28 MAY 2003

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Constitution draft hits on Europe’s soar points

-Sant, Vella react to first draft

By Kurt Sansone
Europe’s deep divisions caused by the conflict in Iraq are set to continue with the proposal that the block of 25 adopt a single common foreign and security policy and appoint a foreign minister. The proposal is included in the draft of the EU Constitution, published on Monday.
The Constitution confers upon the Union the competence to ‘define and implement a common foreign and security policy, including the progressive framing of a common defence policy.’
Touching on the soar point that saw the EU grapple for a solution to the Iraqi crisis, the Constitution says that the Member States ‘shall actively and unreservedly support the Union’s common foreign and security policy in a spirit of loyalty and mutual solidarity’.
The Constitution also impedes Member States from taking ‘action contrary to the Union’s interests or likely to impair its effectiveness.’
The draft talks about the need for EU-wide investment and research into armaments and calls on the Member States to upgrade their military capabilities.
What could be described as a backward step for Malta, the Constitution proposes capping the number of seats in the European Parliament at 700, with a minimum threshold of four seats. Malta currently has five seats in the EP and if the Constitution is approved as is, Malta would most probably lose a seat given the fact that it is the smallest EU Member State.
The other issue at stake over which consensus is difficult to find is the Presidency. The Constitution proposes having an elected president for a two-and-a-half year term as opposed to the rotating presidency at present.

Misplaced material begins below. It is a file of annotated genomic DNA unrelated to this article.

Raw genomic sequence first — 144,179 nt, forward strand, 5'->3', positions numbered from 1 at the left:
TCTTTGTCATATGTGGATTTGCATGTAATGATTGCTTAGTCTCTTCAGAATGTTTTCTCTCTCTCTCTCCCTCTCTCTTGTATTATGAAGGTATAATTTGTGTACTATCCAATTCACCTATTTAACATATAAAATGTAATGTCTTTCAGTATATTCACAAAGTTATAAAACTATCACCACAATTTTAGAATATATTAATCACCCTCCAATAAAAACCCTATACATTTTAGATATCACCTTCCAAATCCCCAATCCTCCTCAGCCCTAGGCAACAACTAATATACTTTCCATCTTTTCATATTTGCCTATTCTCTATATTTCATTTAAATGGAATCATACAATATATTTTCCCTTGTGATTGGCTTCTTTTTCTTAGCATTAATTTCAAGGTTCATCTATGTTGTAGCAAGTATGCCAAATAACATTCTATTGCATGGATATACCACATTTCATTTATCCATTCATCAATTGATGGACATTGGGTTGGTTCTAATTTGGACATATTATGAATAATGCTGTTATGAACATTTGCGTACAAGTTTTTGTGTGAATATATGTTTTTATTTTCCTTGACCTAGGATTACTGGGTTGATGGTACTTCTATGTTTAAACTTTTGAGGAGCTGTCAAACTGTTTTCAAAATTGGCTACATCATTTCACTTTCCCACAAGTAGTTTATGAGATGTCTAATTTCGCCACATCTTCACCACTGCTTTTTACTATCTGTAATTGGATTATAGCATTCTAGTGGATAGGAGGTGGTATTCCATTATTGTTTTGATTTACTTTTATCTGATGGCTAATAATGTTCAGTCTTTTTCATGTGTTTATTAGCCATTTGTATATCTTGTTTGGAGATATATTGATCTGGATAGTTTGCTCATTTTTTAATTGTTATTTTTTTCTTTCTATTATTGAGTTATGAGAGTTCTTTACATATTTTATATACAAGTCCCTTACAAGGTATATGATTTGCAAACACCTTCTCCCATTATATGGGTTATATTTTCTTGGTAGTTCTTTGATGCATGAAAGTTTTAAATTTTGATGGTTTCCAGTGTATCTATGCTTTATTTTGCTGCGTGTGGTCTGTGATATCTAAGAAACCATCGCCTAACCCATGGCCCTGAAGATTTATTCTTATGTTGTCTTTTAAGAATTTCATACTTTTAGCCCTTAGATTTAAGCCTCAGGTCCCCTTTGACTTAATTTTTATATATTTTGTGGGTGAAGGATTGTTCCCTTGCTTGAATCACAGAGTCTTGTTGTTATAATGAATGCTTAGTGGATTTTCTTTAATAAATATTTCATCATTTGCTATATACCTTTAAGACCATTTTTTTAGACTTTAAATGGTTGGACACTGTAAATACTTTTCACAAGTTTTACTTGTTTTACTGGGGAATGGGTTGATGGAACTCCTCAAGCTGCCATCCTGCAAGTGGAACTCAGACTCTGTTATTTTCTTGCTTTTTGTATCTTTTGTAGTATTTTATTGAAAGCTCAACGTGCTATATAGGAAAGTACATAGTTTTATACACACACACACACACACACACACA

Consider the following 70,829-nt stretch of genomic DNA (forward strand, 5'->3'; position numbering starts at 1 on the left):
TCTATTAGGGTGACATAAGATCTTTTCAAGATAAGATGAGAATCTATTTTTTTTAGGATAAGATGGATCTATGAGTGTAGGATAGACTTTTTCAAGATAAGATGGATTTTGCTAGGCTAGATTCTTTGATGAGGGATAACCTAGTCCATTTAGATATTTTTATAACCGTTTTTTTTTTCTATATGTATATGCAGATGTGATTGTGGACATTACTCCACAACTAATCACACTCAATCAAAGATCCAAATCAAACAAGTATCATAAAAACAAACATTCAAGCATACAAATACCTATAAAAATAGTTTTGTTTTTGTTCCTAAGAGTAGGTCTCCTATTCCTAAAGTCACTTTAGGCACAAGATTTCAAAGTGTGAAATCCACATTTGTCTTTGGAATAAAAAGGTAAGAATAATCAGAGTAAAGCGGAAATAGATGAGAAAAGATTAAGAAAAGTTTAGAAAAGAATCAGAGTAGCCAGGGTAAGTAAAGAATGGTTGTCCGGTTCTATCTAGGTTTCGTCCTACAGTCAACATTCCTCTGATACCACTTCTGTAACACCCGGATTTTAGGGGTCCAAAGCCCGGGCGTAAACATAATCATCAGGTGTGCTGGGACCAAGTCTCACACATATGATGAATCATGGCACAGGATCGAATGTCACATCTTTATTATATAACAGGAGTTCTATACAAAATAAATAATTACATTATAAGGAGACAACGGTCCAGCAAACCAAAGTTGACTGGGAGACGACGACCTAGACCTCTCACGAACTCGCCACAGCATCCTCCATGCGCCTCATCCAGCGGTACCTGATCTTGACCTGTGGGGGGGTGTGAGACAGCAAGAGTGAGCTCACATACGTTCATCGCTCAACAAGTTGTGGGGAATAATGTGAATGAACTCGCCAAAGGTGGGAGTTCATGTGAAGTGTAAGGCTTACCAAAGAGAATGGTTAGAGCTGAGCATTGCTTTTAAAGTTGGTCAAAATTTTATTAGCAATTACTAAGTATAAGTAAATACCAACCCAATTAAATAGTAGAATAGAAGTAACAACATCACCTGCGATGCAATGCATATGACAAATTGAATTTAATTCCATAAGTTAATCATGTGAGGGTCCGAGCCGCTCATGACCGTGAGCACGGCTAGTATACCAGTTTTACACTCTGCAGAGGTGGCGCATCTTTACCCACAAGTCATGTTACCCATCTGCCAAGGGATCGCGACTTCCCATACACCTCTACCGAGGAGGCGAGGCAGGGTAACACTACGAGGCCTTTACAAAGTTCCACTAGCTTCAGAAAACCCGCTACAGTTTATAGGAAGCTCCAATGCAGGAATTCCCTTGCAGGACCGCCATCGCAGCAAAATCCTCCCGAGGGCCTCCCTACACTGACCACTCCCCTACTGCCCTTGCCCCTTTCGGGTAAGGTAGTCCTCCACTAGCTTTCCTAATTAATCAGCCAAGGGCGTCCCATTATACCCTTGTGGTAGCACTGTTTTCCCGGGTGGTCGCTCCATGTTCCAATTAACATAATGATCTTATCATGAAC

Reacting to the draft, Convention members Dr Alfred Sant and Dr George Vella said that the section concerning foreign policy allowed possibility of ‘structured co-operation’ by which willing partners could move ahead of other member states in their voluntary co-operation. The Malta Labour Party representatives remarked positively that the Constitution also talks of ‘constructive abstention’ by member states who opt to refrain from taking joint action with their fellow member states.
However, they cautioned that neutral countries could find difficulty in assimilating certain aspects of the common foreign policy because of the clause that says that Member States cannot take ‘action contrary to the Union’s interests’.
Sant and Vella argued that the phrasing of that particular clause could give rise to different interpretations as is in the case of a hypothetical trade embargo ordered by the EU against a third country with which a state that has utilised ‘constructive abstention’ has long standing commercial relations.
Pressure may be put on that member state to also apply the embargo, Sant and Vella said.
Sant and Vella described the creation of a foreign minister role as a ‘useful development’ even if they insisted on more clarification on the competencies and responsibilities the post will carry with it.
On the issue of representation in the EP, Sant and Vella said that the minimum threshold should be set at six rather than four and argued in favour of retaining the current rotating presidency.

Copyright © Newsworks Ltd. Malta.
Editor: Saviour Balzan
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